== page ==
Good thing most of us work hard for our money. If I had $50K lying around, filing a lawsuit would be just desserts for the doctor and the hospital. I would not care if it got dismissed months or years later.

    Sometimes you get angry enough and teaching them a lesson in compassion and communication is what you really want to do. The money paid to the lawyers and the legal system is just the “price of admission.”

    I think that they are better off asking for a mediation meeting, private, between the doctor and patient with a counselor, advocate, or mediator present. Maybe a patient who is allowed to vent at the doctor for 20 minutes is all that needs to be done. I don’t know if a doctor would apologize, but If so, I think it would help immensely.

    Some of our stories could end up on Yelp or other websites and affect a hospital and or doctor’s reputation. If other patients figured out that they had similar stories with certain doctors to share, well, that would be interesting, wouldn’t it?

  • http://www.CommunicatingWithPatients.com/ Edward Leigh, MA

    In general, people sue because they angry, not because they are greedy. Not all patients who experience medical errors rush to file a medical malpractice claims. What is the difference between the people who sue and people who do not? There are many variables, but a lot comes down to the relationship with the physician. If the relationship is poor and an unexpectedly event occurs, the risk of malpractice is high. However, if a good solid trusting relationship is present, the chances of a lawsuit are diminished. I have interviewed hundreds of patients who experienced medical errors. Many did not sue because they told me they loved their doctors too much. However, all the patients did want one thing – change. They wanted to know how things will change to avoid this same situation from happening to other people.

    • Suzi Q 38

      You are so right.

      My particular case would have been in medical conversation called “a near miss,” I’m not sure.
      I was on my way to becoming a quadriplegic while trying in vain to get my doctors to believe that I had a problem. It turned out that I had a severe spinal stenosis in my c-spine. The damage to my mobility was irreversible.They simply thought that i was complaining about nothing. They must of made jokes about me and called me their “whiner.”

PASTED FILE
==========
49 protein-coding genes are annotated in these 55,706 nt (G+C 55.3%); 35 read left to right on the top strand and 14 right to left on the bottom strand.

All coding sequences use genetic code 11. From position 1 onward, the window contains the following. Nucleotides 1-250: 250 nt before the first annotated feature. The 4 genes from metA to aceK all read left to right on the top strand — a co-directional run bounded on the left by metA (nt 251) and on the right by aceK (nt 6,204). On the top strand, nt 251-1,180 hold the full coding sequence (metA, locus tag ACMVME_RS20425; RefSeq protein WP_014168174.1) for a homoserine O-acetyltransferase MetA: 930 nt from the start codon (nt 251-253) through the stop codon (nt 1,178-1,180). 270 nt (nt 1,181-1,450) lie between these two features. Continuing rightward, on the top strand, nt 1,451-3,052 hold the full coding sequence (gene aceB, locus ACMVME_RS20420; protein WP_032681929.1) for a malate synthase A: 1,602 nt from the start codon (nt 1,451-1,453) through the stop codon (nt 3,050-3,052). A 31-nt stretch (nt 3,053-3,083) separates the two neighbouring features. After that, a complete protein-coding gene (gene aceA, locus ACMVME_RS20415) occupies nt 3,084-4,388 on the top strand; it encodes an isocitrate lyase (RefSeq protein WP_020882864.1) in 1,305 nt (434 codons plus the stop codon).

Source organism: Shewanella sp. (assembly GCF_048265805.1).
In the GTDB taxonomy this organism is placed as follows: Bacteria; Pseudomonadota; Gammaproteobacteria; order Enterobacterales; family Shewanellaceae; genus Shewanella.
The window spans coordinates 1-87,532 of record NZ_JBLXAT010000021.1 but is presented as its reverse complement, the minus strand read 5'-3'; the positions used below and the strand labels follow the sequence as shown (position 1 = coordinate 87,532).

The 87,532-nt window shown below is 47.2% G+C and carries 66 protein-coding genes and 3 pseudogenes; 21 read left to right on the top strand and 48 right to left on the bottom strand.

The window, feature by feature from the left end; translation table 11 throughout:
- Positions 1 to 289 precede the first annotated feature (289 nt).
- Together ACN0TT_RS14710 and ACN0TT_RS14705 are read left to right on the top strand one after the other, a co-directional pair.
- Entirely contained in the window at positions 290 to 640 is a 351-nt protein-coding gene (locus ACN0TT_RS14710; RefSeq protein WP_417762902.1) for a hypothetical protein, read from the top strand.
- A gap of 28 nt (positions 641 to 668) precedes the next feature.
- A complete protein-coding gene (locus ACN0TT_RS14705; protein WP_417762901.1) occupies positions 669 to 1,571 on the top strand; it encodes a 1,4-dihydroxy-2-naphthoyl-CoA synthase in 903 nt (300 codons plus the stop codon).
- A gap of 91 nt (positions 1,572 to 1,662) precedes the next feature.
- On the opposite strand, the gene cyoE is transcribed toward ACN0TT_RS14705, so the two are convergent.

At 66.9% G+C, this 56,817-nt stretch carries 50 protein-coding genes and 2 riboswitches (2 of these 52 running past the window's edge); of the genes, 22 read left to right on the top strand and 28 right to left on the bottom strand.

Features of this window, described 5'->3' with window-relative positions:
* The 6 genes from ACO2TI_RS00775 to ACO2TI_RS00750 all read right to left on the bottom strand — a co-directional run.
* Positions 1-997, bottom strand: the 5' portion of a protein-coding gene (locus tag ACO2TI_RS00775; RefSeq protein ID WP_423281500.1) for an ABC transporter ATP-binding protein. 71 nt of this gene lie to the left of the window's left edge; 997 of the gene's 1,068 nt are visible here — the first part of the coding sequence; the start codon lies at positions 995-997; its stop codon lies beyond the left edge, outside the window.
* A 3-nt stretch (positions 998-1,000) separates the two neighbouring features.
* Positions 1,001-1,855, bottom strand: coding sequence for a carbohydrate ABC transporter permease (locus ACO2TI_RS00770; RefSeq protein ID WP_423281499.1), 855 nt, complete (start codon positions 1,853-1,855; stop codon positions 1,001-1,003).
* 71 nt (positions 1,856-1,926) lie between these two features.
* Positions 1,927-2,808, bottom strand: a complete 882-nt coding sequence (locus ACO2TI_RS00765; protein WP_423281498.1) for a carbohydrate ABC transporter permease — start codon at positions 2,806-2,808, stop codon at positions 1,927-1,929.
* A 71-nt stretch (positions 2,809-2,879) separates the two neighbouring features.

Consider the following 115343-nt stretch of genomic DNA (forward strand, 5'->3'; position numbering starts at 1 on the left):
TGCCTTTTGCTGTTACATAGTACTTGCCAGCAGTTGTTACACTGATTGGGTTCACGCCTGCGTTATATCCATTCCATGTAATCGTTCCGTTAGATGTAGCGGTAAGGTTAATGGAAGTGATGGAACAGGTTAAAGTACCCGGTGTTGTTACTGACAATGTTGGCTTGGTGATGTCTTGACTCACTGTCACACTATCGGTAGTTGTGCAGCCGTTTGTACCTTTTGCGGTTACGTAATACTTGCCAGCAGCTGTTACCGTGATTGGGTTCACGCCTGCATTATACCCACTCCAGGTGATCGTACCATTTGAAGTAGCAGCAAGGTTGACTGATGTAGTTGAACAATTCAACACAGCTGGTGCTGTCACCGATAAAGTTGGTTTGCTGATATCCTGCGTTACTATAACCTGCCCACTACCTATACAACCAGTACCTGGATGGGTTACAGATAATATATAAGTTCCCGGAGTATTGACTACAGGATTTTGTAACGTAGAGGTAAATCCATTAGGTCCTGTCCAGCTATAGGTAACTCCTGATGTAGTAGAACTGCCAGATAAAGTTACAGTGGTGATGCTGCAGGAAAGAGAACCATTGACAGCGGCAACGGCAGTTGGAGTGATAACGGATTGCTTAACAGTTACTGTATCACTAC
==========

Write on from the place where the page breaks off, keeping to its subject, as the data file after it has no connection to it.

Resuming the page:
Anyway, now that I an safely away from their bad care and doing so much better, I am thinking of complaining to anyone that will listen, including potential new patients who read reviews of doctors and hospitals on Yelp, Heathgrades, etc.
      I want to let people know that not all doctors care….at least not the two I had.

      • Mike Henderson

        I also agree, people sue out of anger. They are told by the lawyers that this is how to “make sure it never happens again.” However, I disagree with the author that lawsuits only bring about positive change. He doesn’t mention or consider the clearly evident negatives that they also bring about. Sure, on occasion a lawsuit may shed light on something that needs to be and ultimately is addressed because of a lawsuit. But what about looking at the entire effect of the current malpractice systems – it’s terrible. The positives that lawyers focus on are the exception, not the rule. How does inducing fear and anger in physicians with the threat of lawsuits actually make physicians perform better? I have no idea. All I know is that it induces overutilization of medical resources leading to overdiagnosis and overtreatment and harm to patients.

  • Danny Getchell

    Yep. A jury concluded that someone else killed Nicole Simpson, too.

  • William Viner

    Mr Cohen, if lawsuits aren’t just about the money, then why are your fees 30-40% plus expenses before the injured patient gets their share? I’ve read articles where the average fees the lawyers collect are in the 70+%ile. If you are so interested in helping people, then why don’t they get the majority of the award?

  • ninguem

    There’s something not clear here.

    WHO is the attending physician for this admission?

    My first take, the patient was admitted to the usual hospitalists, the inpatient service, and the person who declined to come in was the outpatient physician.

    If that’s true, there’s no malpractice, no JCAHO issue, no issue for the Board to investigate.

    But maybe I’m mis-reading this.

  • john doe

    My interest in this story is the lack of any meaningful investigation into the incident. The Joint Commission seems to exists solely for their own interest/greed. Their audits and ever changing criteria for patient care are nothing more than an annoyance that has to be tolerated by the hospital once a year. And now there is a new player on the block in the hospital accreditation racket.
    This new player is DNV(Det Norske Veritas). DNV operations include ship transport, energy (including wind and solar), aviation, automotive, finance, food, health care, and information technology. It also conducted the investigation of the Deepwater Horizon spill. I am surprised they have any room on their plate for hospital oversight. I think there oversight will be far less than JC. So that means that hospitals will run to DNV. Should get interesting soon.
    Unfortunately, neither one of this organizations will do anything to help the individual after they have been hurt at a hospital. The only choice is turn the other cheek or blow a bunch of money on a lawyer. But, I have heard that some countries deal with this issue by setting up a group of professionals to judge the injury of the individual as well as the negligence of the doctor and award a monetary sum to reflect this.
    Interesting idea.